How do you write an equation (a) in slope-intercept form and (b) in standard form for the line passing through (1.7) and perpendicular to 3x+7y= 1?

1 Answer
Nov 25, 2016

Answer:

The slope-intercept form is #y=7/3x+14/3# and standard form is #-7x+3y=14#.

Explanation:

1. Find the slope for #3x+7y=1#.
The slope of a line in #Ax+By=C# form is always #-A/B#. (Rearranging #Ax+By=C# into slope-intercept form gives #y=-A/Bx+C/B.#) Thus, the slope of this line is #-3/7#.

2. Find the slope of a line perpendicular to this given line.
Lines that are perpendicular have slopes that are negative reciprocals of each other. (One line's #"rise"/"run"# will be the other's #(-"run")/"rise"#.) So the slope of a line perpendicular to this one will be #m=7/3#.

3. Plug in the known point #(x_1,y_1)# and #m# into the slope-point equation #y-y_1=m(x-x_1)#.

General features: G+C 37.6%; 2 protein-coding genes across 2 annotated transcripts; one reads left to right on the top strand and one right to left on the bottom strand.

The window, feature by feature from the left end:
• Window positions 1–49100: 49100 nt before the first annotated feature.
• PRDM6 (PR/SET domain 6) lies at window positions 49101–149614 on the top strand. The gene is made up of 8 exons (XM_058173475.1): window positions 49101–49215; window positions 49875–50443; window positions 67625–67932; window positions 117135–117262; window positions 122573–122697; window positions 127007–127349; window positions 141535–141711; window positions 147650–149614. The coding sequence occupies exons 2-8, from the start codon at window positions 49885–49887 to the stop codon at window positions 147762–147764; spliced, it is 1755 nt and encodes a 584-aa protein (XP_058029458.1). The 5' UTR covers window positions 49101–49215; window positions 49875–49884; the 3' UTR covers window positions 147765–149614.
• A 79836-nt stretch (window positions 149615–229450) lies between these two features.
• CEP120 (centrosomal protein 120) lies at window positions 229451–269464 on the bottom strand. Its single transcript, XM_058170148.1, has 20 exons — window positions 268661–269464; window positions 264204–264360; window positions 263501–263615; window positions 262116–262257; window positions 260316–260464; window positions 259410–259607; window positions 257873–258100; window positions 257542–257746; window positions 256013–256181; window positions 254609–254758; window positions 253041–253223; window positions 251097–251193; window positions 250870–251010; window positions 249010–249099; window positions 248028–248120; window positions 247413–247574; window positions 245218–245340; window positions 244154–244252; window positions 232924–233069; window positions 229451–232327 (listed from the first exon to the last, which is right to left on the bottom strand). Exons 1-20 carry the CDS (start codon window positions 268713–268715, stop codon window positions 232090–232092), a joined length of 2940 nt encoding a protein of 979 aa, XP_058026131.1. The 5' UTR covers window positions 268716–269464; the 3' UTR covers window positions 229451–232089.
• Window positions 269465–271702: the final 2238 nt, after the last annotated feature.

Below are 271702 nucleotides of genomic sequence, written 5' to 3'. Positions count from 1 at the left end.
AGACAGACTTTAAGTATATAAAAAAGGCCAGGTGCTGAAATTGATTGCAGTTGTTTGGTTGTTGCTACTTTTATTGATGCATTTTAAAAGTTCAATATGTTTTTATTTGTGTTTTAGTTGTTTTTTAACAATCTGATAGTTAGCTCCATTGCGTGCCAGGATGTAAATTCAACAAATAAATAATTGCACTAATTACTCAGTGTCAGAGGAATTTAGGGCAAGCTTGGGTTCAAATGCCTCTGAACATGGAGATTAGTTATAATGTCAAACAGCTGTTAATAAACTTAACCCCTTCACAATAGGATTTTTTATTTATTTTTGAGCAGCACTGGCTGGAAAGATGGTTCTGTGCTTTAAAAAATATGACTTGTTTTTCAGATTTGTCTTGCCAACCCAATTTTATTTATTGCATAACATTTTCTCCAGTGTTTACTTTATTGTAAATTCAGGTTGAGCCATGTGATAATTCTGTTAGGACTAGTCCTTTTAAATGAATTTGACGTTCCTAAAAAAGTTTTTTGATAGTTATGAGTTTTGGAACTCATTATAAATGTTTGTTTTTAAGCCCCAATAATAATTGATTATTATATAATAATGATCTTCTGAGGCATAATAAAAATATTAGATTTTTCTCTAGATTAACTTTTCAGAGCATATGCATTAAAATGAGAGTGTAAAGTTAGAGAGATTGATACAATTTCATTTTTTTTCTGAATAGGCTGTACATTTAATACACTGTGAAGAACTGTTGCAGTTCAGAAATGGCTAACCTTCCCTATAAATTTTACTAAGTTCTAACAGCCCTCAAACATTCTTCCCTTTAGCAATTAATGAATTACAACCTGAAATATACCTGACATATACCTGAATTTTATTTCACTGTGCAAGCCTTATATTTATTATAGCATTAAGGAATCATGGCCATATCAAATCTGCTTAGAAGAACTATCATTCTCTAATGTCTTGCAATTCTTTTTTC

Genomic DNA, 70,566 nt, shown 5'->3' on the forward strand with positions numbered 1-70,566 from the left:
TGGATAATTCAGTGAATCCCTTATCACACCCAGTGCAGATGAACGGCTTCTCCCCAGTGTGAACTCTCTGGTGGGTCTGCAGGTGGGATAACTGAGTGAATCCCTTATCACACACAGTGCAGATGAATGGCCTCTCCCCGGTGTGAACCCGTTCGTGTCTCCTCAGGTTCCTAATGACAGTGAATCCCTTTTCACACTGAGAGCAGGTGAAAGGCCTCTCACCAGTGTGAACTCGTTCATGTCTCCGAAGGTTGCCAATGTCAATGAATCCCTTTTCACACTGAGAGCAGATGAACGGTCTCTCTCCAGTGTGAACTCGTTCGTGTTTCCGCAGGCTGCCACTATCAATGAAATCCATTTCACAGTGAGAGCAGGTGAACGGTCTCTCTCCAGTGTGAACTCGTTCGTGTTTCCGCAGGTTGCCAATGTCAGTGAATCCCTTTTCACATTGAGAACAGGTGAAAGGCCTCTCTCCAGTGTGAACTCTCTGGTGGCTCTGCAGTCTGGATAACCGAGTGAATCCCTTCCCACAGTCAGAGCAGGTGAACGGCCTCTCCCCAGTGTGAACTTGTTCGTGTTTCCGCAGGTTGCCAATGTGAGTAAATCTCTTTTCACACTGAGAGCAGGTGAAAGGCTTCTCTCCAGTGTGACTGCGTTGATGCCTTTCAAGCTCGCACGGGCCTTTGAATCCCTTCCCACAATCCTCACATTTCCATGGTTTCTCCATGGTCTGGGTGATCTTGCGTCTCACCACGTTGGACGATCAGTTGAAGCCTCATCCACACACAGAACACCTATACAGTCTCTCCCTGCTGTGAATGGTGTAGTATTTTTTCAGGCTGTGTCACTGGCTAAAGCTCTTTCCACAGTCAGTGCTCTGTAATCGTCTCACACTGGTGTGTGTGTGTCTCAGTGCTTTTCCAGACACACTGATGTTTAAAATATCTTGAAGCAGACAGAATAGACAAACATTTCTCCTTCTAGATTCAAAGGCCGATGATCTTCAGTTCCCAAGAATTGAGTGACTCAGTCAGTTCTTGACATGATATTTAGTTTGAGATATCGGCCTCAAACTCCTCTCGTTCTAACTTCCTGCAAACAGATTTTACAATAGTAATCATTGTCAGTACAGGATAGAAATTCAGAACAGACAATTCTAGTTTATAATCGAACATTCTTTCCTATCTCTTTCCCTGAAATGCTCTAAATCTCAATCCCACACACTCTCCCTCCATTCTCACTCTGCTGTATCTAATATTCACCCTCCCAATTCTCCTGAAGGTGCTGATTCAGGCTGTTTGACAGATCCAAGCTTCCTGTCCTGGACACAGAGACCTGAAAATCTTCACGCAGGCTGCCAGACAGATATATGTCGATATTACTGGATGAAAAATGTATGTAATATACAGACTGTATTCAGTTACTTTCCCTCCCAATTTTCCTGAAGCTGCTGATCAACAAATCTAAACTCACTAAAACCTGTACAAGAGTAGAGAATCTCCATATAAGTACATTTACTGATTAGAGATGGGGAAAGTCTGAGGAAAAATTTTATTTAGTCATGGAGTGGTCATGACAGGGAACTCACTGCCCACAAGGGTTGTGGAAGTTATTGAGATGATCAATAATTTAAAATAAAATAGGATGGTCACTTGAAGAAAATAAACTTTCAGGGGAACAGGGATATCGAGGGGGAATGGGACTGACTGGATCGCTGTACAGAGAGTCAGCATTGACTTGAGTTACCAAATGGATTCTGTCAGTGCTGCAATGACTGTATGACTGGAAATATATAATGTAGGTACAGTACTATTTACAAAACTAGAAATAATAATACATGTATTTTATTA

Assuming the point given is #(x_1,y_1)=(1,7)#, our slope-point equation is #y-7=7/3(x-1)#.

4. Rearrange this equation into slope-intercept form.
Solving for #y# yields:

#y=7/3x-7/3+7#
#=>y=7/3x+14/3#.

5. Rearrange (3) or (4) into standard form.
Starting from the equation in (3), we get

#3y-21=7x-7#
#=>-7x+3y=14#

(Alternatively, starting from (4), we get

#3y=7x+14#
#=>-7x+3y=14#

which is the same equation.)

A graph of #3x+7y=1#:
graph{3x+7y=1 [-12.74, 9.76, -2.16, 9.095]}
For every 3 it goes down, it goes 7 right.

A graph of #-7x+3y=14#:
graph{-7x+3y=14 [-12.74, 9.76, -2.16, 9.095]}
For every 7 it goes up, it goes 3 right.
And as you can see, this second line does indeed pass through #(1,7)#.